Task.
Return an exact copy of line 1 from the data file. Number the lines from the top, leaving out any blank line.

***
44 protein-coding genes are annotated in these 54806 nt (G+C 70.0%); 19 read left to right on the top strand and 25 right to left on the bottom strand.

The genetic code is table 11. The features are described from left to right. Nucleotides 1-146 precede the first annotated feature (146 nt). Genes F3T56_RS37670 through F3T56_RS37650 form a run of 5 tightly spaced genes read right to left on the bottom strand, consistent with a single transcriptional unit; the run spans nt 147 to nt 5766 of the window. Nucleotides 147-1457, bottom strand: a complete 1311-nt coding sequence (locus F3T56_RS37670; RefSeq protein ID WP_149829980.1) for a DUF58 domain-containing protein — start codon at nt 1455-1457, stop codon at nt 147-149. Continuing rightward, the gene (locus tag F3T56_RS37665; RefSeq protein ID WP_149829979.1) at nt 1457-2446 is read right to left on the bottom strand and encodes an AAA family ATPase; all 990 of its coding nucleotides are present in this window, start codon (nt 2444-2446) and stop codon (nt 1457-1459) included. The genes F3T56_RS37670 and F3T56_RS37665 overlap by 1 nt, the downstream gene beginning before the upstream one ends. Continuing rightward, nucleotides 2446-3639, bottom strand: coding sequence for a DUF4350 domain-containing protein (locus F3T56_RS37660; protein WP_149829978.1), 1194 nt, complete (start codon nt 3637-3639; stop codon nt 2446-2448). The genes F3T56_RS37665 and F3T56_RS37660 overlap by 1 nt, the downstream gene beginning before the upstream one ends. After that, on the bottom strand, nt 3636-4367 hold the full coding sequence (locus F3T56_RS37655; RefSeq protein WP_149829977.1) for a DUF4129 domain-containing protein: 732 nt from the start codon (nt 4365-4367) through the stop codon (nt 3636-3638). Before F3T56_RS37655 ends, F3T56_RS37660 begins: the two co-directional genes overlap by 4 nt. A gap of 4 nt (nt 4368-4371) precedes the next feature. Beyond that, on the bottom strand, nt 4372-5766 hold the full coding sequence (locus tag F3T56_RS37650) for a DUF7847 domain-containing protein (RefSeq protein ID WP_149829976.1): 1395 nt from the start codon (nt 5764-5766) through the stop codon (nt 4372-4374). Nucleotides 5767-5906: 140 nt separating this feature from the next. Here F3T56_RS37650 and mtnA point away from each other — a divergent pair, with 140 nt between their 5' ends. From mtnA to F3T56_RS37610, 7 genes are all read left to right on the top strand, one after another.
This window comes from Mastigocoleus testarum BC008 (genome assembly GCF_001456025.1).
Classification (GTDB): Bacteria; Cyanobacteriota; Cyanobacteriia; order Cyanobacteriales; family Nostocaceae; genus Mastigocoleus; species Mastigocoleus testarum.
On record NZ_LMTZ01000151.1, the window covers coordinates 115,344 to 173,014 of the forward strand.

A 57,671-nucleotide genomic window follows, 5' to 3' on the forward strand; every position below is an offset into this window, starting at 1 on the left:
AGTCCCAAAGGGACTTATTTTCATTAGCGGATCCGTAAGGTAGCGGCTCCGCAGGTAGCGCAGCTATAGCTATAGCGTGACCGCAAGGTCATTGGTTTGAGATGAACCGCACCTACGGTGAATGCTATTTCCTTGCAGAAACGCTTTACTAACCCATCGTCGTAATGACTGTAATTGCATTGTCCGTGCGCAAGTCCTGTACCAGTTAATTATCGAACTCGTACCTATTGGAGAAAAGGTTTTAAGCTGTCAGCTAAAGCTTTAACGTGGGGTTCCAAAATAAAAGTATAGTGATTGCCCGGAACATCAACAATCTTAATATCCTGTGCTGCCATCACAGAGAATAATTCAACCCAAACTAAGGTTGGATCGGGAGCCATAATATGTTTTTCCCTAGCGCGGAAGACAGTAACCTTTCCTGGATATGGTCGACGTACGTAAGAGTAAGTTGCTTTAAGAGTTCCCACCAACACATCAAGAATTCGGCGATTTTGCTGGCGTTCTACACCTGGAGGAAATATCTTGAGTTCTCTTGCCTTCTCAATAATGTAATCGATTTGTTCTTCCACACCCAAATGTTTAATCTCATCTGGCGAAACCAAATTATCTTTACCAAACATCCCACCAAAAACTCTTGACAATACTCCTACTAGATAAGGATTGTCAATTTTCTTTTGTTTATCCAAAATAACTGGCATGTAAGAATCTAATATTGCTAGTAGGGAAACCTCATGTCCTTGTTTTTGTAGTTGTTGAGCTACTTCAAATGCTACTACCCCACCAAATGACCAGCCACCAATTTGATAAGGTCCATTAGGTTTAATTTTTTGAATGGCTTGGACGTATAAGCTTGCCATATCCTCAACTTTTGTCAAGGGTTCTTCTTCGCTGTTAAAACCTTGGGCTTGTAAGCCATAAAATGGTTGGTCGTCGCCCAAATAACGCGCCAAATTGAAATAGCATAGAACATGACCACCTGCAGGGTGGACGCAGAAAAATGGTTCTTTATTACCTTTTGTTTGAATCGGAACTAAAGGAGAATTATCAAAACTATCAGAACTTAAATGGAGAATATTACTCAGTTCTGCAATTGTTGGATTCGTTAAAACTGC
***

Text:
44 protein-coding genes are annotated in these 54806 nt (G+C 70.0%); 19 read left to right on the top strand and 25 right to left on the bottom strand.